• Access -The gap is shrinking – 74% of US population has broadband internet access 138% increase since tracking began in 2000 Overload Credible sources – there are dangers; cyberquacks do exist, but let’s face it, how credible is your grandmother or neighbor, or your best friend -- but many listen to advice anyway. There are emerging symbols of trust to help identify credible sources Skills Needed No known case of death by internet but Patients do need help -- are they getting it from their doctors? Apomediaries and expert patients are helping people navigate the healthcare system and find appropriate and reliable information
  • Will technology enabled tools and services eventually replace the primary care physician? Will expanded minute clinics do much of the work of Emergency Departments in the future? Will patients receive much of their long-term care in the home? Will primary care physicians be providing more specialized care? Will patient networks eventually replace specialists? What will enable task shifting to the next level (technology – e.g., home monitoring; web – e.g., social networking, distributed knowledge)
  • Changing Healthcare Landscape

    1. 1. The Changing Healthcare Landscape Kathie Rose Resilient Ambassadors of Change October 14, 2009
    2. 2. Specialist Hospital/Ward Primary Care Physician Emergency Room Urgent Care Centers/Walk-in Clinics Midwives, Alternative Medicine Rehab Centers, Nursing Homes, Visiting Nurses Physician Assistants/Nurse Practitioners The Changing Healthcare Landscape Patient volume, access, convenience, cost and patient needs will likely continue to affect task shifting and future healthcare delivery
    3. 3. A very dangerous thing In the 1960s my mother had: Six children and a medical encyclopedia No health insurance Very little cash on hand
    4. 4. A very promising thing Today Millions of people have unprecedented access to medical information The ability to contribute to collective medical knowledge Social tools and connections to effect change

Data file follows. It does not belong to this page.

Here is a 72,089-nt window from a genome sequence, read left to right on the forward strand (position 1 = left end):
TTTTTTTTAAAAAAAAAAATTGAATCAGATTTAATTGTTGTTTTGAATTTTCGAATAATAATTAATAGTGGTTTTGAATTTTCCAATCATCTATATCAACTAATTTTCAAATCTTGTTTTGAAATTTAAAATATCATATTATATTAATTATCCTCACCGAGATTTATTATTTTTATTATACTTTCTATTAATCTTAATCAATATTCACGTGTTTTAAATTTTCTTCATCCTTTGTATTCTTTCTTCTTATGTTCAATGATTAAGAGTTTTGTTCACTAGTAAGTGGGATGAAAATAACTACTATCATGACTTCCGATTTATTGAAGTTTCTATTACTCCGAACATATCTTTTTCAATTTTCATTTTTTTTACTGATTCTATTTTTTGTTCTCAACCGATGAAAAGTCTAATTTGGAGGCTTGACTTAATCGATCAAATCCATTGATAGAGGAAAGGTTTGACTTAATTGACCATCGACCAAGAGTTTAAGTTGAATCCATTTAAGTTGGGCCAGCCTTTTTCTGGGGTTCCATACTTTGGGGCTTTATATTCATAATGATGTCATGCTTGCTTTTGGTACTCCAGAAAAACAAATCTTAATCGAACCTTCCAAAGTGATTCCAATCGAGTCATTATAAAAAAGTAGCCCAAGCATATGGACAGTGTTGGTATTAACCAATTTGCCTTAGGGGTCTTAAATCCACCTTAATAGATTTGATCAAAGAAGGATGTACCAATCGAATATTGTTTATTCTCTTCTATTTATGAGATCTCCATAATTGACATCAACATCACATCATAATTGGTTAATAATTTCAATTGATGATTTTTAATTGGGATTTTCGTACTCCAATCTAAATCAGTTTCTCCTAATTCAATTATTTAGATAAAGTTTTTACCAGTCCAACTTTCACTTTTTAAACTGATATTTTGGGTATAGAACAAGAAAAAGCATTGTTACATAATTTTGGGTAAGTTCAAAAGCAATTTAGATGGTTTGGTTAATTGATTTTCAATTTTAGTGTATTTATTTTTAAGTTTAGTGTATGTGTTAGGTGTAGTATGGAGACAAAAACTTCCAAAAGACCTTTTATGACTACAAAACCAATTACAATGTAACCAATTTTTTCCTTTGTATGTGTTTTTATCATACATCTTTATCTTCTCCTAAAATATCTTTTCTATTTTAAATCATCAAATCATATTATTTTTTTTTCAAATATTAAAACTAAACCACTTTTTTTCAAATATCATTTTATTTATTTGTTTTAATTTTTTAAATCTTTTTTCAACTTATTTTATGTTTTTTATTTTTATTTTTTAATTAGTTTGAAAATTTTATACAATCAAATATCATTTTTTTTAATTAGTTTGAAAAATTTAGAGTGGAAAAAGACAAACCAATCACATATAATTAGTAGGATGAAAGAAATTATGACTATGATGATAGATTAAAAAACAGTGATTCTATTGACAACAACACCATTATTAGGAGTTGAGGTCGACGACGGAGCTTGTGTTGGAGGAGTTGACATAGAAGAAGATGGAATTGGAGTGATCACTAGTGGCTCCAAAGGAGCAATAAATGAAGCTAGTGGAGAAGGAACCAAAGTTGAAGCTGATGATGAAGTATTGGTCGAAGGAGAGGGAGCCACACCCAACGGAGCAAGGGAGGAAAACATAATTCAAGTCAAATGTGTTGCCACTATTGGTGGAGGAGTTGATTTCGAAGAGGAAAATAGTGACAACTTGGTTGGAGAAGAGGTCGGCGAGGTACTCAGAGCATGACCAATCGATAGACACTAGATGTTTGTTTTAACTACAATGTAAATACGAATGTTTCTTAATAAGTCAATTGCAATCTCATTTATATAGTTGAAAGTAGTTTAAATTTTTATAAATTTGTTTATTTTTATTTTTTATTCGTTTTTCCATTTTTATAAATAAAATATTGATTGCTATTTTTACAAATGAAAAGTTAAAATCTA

5. 5. A propensity for cutting out the middleman
    6. 6. 80% of American Internet users have searched for health information <ul><li>The Internet as a first opinion </li></ul><ul><ul><li>Patients use “Dr. Google” for a first opinion </li></ul></ul><ul><ul><ul><ul><li>WebMD and Mayo Clinic among top 10 medical websites </li></ul></ul></ul></ul><ul><ul><li>Doctors are unknowingly relegated to the second opinion </li></ul></ul><ul><li>The Internet for support and treatment alternatives </li></ul><ul><ul><li>Patients like me </li></ul></ul><ul><ul><ul><li>400K in US with MS </li></ul></ul></ul><ul><ul><ul><ul><li>14K MS patients use PLM </li></ul></ul></ul></ul><ul><ul><li>iStore – </li></ul></ul><ul><ul><ul><li>1544 medical apps (and counting) </li></ul></ul></ul><ul><ul><ul><ul><li>Doctor in a purse or on your belt </li></ul></ul></ul></ul><ul><li>The Internet as a life saver </li></ul><ul><ul><li>Savvy users </li></ul></ul><ul><ul><ul><li>Steve Jobs (Apple) liver transplant </li></ul></ul></ul><ul><ul><ul><li>ePatient Dave – </li></ul></ul></ul><ul><li>Patients are the biggest stakeholder and fear is a great motivator </li></ul>
    7. 7. Concerns/Cautions <ul><li>Access to internet </li></ul><ul><ul><li>The gap is shrinking </li></ul></ul><ul><ul><ul><li>74.1% broadband access </li></ul></ul></ul><ul><ul><ul><li>Elderly and minorities closing the gap </li></ul></ul></ul><ul><li>Information overload </li></ul><ul><ul><li>Credible sources </li></ul></ul><ul><li>Skills needed to assimilate information </li></ul><ul><ul><li>Apomediaries (case management for a fee) </li></ul></ul><ul><ul><li>Expert patients (motivated to learn and share) </li></ul></ul>
    8. 8. Primary Care Physician Hospital/Ward Specialist Emergency Room Tertiary Care Center Physician Assistants/Nurse Practitioners Urgent Care Centers/Walk-in Clinics Rehab Centers, Nursing Homes, Visiting Nurses Midwives, Alternative Medicine A Future Healthcare Landscape Patient networks Web diagnostic tools (expert systems) Google Expanded Minute clinics Home Primary care physician Patient networks